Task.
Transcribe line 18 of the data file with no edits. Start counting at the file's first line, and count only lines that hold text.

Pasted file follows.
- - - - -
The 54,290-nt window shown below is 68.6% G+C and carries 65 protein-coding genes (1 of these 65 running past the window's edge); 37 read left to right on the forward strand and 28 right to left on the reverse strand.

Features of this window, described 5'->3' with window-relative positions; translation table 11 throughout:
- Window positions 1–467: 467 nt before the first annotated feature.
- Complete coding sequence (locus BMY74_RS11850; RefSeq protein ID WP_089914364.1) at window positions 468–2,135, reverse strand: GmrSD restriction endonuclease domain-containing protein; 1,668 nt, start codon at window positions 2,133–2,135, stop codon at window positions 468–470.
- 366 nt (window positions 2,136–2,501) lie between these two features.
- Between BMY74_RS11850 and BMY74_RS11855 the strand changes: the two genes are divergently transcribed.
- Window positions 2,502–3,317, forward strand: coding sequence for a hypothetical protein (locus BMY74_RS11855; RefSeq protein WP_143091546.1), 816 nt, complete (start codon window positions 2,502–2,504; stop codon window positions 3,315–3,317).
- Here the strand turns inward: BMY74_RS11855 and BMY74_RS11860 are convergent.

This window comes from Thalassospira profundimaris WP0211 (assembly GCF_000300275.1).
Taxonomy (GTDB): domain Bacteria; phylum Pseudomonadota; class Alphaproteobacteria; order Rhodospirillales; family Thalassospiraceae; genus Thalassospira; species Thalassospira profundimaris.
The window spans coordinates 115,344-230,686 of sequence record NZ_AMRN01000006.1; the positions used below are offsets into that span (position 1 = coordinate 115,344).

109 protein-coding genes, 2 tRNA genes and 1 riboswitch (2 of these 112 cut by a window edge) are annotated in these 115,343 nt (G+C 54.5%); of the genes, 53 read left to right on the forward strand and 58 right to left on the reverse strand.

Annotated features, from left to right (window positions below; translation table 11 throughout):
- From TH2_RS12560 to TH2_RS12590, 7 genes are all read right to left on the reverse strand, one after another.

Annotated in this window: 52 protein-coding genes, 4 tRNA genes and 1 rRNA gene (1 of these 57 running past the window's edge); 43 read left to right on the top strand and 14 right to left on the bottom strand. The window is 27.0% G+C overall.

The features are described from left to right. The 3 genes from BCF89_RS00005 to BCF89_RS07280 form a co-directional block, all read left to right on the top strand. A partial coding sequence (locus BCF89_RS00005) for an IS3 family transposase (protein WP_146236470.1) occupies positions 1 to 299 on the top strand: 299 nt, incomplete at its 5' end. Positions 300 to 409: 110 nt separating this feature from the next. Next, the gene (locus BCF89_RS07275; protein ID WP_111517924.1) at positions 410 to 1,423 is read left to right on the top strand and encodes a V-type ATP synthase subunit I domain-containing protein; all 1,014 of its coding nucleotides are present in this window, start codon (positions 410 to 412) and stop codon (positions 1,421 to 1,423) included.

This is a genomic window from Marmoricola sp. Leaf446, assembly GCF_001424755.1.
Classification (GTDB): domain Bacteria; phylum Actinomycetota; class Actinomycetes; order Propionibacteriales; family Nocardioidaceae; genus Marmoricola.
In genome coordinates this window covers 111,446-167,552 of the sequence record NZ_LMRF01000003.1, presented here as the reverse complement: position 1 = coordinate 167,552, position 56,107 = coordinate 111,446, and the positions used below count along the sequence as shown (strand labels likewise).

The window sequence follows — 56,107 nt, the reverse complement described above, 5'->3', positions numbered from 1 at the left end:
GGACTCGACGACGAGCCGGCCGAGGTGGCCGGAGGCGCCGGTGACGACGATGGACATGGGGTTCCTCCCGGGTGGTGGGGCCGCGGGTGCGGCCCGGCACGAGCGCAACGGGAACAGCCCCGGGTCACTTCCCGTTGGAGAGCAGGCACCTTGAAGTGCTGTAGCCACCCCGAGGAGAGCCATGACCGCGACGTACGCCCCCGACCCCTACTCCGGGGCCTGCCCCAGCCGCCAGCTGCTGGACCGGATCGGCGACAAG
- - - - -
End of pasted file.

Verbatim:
Classification (GTDB): domain Bacteria; phylum Actinomycetota; class Actinomycetes; order Propionibacteriales; family Nocardioidaceae; genus Marmoricola.